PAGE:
Assad Targets Civilians, Hospitals Amid Defeats In Syrian War
The Syrian regime of Bashar al-Assad is systematically targeting civilians and hospitals, often with chemical weapons, to reverse recent setbacks in the country’s civil war, witnesses told the House Foreign Affairs Committee on Wednesday.
Assad’s forces have suffered a number of battlefield defeats in recent months, with the Islamic State and the al Qaeda affiliate Jabhat al-Nusra gaining ground north of the capital Damascus and more moderate rebel groups achieving victories in the south. The Syrian army has also lost about half of its soldiers throughout the course of the four-year civil war and has increasingly relied on outside militant groups such as Hezbollah.
Amid the defeats for the Assad regime, reports have surfaced of dozens of chemical weapons attacks from barrel bombs filled with toxic chlorine gas. Western officials accuse Assad’s forces of dropping the chlorine bombs from helicopters, noting that his regime is the only side in the conflict that has been known to use such aircraft.
Robert Ford, a former U.S. ambassador to Syria in the Obama administration, said at the committee hearing that Assad has used chlorine weapons to displace civilians from opposition areas while his forces suffer from attrition.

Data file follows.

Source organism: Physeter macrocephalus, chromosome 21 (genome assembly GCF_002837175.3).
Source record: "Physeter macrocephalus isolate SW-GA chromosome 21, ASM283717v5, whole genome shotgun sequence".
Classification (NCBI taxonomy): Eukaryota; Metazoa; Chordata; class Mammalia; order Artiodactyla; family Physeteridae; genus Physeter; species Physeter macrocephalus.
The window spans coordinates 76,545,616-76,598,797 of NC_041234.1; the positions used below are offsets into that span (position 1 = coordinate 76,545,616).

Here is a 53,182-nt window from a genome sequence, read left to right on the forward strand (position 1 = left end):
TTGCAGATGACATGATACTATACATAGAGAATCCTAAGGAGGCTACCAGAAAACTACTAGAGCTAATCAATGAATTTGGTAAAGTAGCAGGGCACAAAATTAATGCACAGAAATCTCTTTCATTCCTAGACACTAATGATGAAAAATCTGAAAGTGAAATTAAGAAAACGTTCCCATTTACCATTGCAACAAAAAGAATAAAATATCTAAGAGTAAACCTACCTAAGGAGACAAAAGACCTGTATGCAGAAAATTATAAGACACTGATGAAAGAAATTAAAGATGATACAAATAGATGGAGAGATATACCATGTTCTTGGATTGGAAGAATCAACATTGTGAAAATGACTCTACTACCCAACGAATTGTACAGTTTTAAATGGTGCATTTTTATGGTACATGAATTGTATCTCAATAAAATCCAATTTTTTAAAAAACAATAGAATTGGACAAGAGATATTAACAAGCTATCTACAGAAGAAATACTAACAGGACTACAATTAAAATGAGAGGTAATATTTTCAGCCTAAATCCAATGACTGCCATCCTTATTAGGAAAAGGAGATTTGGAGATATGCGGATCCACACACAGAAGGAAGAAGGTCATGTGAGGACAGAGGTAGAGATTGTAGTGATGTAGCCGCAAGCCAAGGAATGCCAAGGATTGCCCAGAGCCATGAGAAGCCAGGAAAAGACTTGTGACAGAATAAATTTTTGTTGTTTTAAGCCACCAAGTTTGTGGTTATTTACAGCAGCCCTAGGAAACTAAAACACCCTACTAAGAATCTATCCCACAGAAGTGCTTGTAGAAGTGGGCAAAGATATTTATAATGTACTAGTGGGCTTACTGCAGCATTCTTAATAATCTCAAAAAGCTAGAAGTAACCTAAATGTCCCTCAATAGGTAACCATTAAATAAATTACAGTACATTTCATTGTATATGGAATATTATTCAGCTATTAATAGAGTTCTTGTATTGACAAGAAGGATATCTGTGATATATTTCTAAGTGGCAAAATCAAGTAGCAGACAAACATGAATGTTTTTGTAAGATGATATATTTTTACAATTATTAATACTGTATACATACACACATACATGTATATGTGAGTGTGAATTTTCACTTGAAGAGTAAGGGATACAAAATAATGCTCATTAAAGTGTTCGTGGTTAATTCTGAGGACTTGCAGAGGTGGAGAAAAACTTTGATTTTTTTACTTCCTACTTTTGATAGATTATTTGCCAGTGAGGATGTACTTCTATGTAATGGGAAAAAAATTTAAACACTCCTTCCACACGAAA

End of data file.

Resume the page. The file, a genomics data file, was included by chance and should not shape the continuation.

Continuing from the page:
“As that dynamic goes forward, the Syrian regime will more and more want to use chemical weapons to make up for manpower shortages,” he said. “They are not deterred from using them.”
Although Syria agreed to relinquish its chemical weapons stockpile as part of a deal brokered by the United States and Russia in 2013, chlorine was not included as a part of that deal. Chlorine also has several civilian uses for water purification and other sanitation projects. However, manipulating any chemical as a weapon violates the Chemical Weapons Convention (CWC) that Syria joined in 2013.
Ford said “an international consensus forged after World War I”—when chlorine was first used as a chemical weapon—is “steadily eroding” due to the international community’s failure to prevent Assad’s chemical attacks.
Dr. Mohamed Tennari, a coordinator for the Syrian-American Medical Society in the northern Syrian province of Idlib, related his experience on March 16 when chlorine bombs were dropped near his hometown of Sarmin in Idlib.
Tennari heard helicopters from his home that night and received an alert that chemical weapons had been launched in the area. On the way to his field hospital, Tennari smelled a bleach-like odor in the air. Dozens of victims had already flooded his hospital when he arrived; several complained of a burning sensation on their eyes and throats and had difficulty breathing. Chlorine gas causes the victims’ lungs to fill with fluid, which can then lead to suffocation.
Among the victims were his friend Waref Taleb and Taleb’s mother, wife, and three young children. All of them perished. The committee was shown a video of the dying children, including one who foamed at the mouth.
“Everything that we did for them was not enough to save their lives,” said Tennari, who also testified at the United Nations Security Council earlier this year. More